Posted by Brian Mahoney, Vice President – Ticket Sales
Let’s Go to the Videotape
Not sports highlights but for a Broadway show.We asked Telecharge customers whether video content on the show website, Telecharge or Broadway.com was useful in their decision.
The answer is it depends.Overall 53% of respondents said yes.But there is more variance than with the answers to some other questions.
Out of town customers answered that they found video most useful.57% answered yes.
New Yorkers found it the least useful, 46%, while residents of the suburbs were in the middle, 53%.
Those who attended Wed Mats and answered yes were on the low side: 41% of NYC residents and 50% of suburban.
Of course, out of town is the largest segment of the Broadway audience.Does your show have all the current video on Telecharge where we know many customers look at more than one show?
There is a saying in marketing that 50% of advertising is wasted and everyone wants to know which 50% it is.Well the good news is when asked if people notice outdoor advertising for Broadway shows (and they could check all that apply), 84% checked Billboards (84% of out of town, 88% of suburban customers, and 77% of New Yorkers).
What other outdoor did they see?
Buses: 59% said they saw outdoor advertising on buses (52% out of town, 57% suburbs and 77% NYC)
Taxi Tops: 40% said yes (39% out of town, 34% suburban residents and 54% NYC).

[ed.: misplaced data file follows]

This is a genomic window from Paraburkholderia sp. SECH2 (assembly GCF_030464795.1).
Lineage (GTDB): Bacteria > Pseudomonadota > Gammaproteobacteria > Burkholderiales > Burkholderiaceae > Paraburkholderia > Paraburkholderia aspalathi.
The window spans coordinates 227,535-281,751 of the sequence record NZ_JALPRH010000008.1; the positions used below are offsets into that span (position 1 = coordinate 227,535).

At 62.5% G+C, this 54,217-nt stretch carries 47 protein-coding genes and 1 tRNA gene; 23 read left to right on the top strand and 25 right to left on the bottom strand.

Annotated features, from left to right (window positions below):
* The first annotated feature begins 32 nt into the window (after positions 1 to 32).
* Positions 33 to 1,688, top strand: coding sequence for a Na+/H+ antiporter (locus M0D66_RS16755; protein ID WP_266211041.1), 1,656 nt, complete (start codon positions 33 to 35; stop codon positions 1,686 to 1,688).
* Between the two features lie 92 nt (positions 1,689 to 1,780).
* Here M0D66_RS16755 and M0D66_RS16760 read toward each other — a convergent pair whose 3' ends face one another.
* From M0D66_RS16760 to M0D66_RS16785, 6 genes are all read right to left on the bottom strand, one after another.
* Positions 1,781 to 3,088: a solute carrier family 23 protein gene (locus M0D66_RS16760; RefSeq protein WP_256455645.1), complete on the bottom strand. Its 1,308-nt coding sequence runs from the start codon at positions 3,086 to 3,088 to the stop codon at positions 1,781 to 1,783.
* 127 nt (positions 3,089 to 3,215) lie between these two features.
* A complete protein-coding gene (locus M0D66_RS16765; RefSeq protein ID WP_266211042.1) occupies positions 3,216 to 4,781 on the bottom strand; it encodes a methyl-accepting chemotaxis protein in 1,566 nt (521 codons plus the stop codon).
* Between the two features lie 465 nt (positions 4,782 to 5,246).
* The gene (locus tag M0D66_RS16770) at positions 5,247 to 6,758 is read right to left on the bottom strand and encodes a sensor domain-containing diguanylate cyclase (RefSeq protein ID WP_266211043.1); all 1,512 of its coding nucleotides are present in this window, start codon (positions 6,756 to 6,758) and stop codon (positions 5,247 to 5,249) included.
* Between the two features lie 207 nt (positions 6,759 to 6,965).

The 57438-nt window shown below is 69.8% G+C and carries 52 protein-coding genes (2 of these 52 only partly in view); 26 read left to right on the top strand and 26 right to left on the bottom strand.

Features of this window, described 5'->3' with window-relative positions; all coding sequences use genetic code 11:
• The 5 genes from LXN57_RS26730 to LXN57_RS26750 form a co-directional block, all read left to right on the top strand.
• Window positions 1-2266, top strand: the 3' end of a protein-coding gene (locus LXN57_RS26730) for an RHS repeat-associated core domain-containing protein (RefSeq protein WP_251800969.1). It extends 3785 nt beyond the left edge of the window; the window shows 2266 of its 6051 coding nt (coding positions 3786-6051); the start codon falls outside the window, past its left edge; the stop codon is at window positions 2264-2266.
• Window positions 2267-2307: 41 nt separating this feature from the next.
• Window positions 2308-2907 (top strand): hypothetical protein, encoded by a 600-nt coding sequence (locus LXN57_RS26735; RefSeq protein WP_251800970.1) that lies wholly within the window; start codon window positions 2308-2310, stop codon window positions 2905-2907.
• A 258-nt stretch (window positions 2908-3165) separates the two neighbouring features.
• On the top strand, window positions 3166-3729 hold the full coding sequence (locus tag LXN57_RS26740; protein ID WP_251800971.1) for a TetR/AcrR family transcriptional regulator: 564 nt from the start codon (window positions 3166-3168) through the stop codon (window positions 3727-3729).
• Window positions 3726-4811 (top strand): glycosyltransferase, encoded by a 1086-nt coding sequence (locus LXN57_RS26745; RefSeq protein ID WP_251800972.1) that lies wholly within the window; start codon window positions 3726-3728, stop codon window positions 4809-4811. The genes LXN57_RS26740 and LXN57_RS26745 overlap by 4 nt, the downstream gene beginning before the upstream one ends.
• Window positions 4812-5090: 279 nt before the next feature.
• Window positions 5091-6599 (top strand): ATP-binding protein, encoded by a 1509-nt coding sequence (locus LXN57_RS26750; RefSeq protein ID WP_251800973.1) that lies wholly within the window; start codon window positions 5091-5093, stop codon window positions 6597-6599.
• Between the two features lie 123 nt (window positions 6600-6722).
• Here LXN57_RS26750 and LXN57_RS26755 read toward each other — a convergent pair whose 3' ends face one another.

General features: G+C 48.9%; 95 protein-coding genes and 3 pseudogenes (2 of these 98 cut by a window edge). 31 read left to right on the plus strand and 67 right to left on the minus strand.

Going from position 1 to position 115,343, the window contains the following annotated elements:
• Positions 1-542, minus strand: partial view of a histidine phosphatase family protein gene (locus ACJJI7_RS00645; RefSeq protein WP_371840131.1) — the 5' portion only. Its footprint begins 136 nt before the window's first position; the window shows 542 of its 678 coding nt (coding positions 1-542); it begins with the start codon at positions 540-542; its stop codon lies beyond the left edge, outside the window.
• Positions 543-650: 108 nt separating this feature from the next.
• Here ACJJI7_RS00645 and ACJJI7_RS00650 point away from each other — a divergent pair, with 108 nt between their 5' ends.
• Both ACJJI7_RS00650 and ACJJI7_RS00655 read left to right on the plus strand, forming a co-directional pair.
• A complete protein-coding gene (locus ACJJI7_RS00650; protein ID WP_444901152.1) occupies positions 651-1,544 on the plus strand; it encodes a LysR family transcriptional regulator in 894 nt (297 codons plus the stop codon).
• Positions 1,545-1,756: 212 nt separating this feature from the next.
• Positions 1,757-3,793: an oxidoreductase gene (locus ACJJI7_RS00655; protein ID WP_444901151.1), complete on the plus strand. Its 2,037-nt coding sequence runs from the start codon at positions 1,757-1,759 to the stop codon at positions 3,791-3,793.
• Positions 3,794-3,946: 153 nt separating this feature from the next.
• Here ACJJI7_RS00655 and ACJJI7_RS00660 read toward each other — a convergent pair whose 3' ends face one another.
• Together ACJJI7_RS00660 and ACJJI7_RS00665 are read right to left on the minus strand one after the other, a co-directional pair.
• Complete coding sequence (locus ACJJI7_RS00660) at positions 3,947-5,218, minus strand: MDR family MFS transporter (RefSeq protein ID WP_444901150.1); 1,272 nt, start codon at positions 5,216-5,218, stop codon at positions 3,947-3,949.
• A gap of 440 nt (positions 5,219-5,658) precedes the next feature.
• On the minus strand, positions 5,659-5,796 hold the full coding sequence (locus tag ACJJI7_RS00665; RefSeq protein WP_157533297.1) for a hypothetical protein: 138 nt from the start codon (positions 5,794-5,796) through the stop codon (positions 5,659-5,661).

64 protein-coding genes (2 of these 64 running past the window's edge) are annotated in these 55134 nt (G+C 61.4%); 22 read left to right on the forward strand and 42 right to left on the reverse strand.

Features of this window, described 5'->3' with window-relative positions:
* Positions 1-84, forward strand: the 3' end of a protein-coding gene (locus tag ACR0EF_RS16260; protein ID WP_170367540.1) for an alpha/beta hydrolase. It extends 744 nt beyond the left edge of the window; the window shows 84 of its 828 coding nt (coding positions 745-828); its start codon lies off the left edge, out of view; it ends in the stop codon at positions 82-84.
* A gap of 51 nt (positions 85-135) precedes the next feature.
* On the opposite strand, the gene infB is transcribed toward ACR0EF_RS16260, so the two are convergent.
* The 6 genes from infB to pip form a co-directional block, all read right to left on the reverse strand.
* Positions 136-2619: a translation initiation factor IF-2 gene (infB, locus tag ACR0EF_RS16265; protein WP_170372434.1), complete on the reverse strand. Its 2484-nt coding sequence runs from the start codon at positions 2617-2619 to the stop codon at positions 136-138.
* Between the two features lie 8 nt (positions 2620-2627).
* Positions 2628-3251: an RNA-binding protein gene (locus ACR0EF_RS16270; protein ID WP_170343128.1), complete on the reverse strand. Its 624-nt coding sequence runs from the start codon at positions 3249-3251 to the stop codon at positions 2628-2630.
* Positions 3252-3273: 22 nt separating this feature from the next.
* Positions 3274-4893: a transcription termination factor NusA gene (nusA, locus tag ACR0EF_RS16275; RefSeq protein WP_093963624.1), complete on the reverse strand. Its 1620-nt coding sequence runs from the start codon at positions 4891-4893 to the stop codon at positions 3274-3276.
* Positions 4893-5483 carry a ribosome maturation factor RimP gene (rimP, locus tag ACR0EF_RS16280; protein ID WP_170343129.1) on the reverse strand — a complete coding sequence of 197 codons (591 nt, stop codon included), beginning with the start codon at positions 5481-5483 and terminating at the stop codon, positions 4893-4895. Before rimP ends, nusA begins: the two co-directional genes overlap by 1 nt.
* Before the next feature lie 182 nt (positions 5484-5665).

Taxi TV: 21% (21% out of town, 14% suburban residents and 31% NYC).
Other was 12%.This could include subways, suburban train platforms.
The answers on Taxi advertising are interesting.The supposition is we are reaching lots of out-of-town customers who we assume are taking cabs, and yet the reach is strongest with locals.Buses are another medium that we assume reaches out of town customers and yet the data tells us is stronger with New Yorkers.
Does Ticket Price affect a Customer’s Decision to see a show?
This is a touchy question as most customers will say prices are high.As a first pass on this topic we asked a vague question, which people in the industry will interpret through their own lens, rose colored or not.The question we asked: “Has your decision to see a show or not ever been affected by the regular ticket price of the show?”
80% said yes.
Which group was affected the most?Suburban customers at 88%, followed by New Yorkers at 86%.Out of town visitors were the least affected at 73%.
Now do these customers understand what we mean when we say the regular price of the ticket?Maybe, maybe not.When they answer whether the price affected their decision, did they mean they decided to buy because of the price or they decided not to buy because of the price?The issue requires more research.What we do know for sure is ticket price is a factor to a significant population of customers; we can’t assume price does not have an effect on one’s decision to see a show.In economic terms the demand is not inelastic.And yet most shows charge the same top price ($140-$150) with the strongest selling shows charging more.And very few shows charge less in previews.